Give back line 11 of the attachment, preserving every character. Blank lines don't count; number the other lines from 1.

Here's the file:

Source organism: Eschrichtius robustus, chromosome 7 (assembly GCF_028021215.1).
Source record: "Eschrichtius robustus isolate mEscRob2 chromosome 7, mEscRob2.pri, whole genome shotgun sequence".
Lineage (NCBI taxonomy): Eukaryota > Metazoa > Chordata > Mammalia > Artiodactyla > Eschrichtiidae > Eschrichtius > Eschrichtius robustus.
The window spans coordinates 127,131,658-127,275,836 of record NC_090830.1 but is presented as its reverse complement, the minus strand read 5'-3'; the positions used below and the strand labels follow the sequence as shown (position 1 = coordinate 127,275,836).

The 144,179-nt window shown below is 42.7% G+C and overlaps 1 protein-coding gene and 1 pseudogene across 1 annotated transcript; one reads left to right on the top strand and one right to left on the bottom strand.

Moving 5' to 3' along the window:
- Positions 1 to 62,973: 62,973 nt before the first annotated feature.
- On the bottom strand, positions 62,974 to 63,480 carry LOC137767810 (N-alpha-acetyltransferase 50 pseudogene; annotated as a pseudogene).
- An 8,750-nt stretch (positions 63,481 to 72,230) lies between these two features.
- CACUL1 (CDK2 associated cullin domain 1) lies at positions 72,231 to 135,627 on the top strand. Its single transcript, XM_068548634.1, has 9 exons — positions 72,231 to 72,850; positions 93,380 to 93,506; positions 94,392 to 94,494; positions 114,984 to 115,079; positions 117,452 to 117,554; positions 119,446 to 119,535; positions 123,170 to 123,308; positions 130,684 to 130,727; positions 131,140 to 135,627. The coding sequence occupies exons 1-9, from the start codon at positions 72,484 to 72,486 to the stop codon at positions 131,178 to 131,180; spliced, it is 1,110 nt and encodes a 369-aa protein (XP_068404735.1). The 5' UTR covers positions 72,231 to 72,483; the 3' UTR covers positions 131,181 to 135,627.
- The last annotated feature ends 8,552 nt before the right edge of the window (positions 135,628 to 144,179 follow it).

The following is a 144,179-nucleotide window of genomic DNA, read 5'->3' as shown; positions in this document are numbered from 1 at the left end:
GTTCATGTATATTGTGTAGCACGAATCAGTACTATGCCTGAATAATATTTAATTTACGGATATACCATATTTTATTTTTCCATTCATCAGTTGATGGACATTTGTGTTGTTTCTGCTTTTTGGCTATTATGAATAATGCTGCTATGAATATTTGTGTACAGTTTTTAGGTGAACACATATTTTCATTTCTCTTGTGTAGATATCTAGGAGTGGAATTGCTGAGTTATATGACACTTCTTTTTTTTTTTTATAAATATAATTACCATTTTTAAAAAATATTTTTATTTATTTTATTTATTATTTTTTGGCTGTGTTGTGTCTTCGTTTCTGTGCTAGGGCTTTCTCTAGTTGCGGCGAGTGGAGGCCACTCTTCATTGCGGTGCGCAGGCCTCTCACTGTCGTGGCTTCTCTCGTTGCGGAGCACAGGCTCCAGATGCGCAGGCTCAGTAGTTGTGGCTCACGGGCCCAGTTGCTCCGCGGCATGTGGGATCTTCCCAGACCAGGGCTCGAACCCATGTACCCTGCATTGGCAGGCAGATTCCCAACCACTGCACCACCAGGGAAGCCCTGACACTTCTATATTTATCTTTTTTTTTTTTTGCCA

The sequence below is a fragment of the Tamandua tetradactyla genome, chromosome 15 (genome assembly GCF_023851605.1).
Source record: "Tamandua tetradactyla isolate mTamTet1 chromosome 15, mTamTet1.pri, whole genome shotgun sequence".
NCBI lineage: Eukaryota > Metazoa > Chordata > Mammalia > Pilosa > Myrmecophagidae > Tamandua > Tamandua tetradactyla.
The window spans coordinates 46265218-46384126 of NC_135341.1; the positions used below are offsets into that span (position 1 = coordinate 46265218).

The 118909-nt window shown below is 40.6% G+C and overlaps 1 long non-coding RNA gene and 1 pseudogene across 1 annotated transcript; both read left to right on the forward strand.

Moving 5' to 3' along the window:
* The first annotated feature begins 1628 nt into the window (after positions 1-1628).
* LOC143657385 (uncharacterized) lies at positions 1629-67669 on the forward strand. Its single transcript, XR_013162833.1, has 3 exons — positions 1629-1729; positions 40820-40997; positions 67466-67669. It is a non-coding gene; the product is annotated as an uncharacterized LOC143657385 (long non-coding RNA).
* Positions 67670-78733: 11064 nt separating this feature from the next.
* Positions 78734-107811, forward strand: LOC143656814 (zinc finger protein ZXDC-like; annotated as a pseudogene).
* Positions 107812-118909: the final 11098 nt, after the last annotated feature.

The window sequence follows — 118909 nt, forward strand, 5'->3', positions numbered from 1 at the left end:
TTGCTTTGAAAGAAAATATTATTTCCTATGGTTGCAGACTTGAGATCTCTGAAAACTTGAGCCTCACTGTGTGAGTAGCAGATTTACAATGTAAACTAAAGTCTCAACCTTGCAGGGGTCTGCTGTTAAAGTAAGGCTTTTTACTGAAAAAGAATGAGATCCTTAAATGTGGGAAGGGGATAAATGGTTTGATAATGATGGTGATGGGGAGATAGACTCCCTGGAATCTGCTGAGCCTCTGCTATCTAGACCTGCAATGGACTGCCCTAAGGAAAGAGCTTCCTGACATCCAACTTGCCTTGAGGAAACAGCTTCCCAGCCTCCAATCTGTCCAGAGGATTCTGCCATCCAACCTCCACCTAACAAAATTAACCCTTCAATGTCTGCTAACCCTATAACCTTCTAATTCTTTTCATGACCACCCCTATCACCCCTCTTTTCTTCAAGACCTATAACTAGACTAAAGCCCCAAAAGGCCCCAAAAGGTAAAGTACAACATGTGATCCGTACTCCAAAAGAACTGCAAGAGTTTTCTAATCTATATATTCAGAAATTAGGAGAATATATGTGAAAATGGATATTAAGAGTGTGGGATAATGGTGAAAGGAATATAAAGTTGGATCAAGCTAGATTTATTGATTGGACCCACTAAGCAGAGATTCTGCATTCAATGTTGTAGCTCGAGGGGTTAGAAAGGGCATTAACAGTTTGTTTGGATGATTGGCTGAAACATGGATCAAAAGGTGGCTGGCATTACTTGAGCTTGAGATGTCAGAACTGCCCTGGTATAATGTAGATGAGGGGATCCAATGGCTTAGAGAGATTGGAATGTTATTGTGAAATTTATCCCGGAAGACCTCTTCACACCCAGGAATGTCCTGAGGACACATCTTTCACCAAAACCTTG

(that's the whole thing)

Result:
- The last annotated feature ends 8,552 nt before the right edge of the window (positions 135,628 to 144,179 follow it).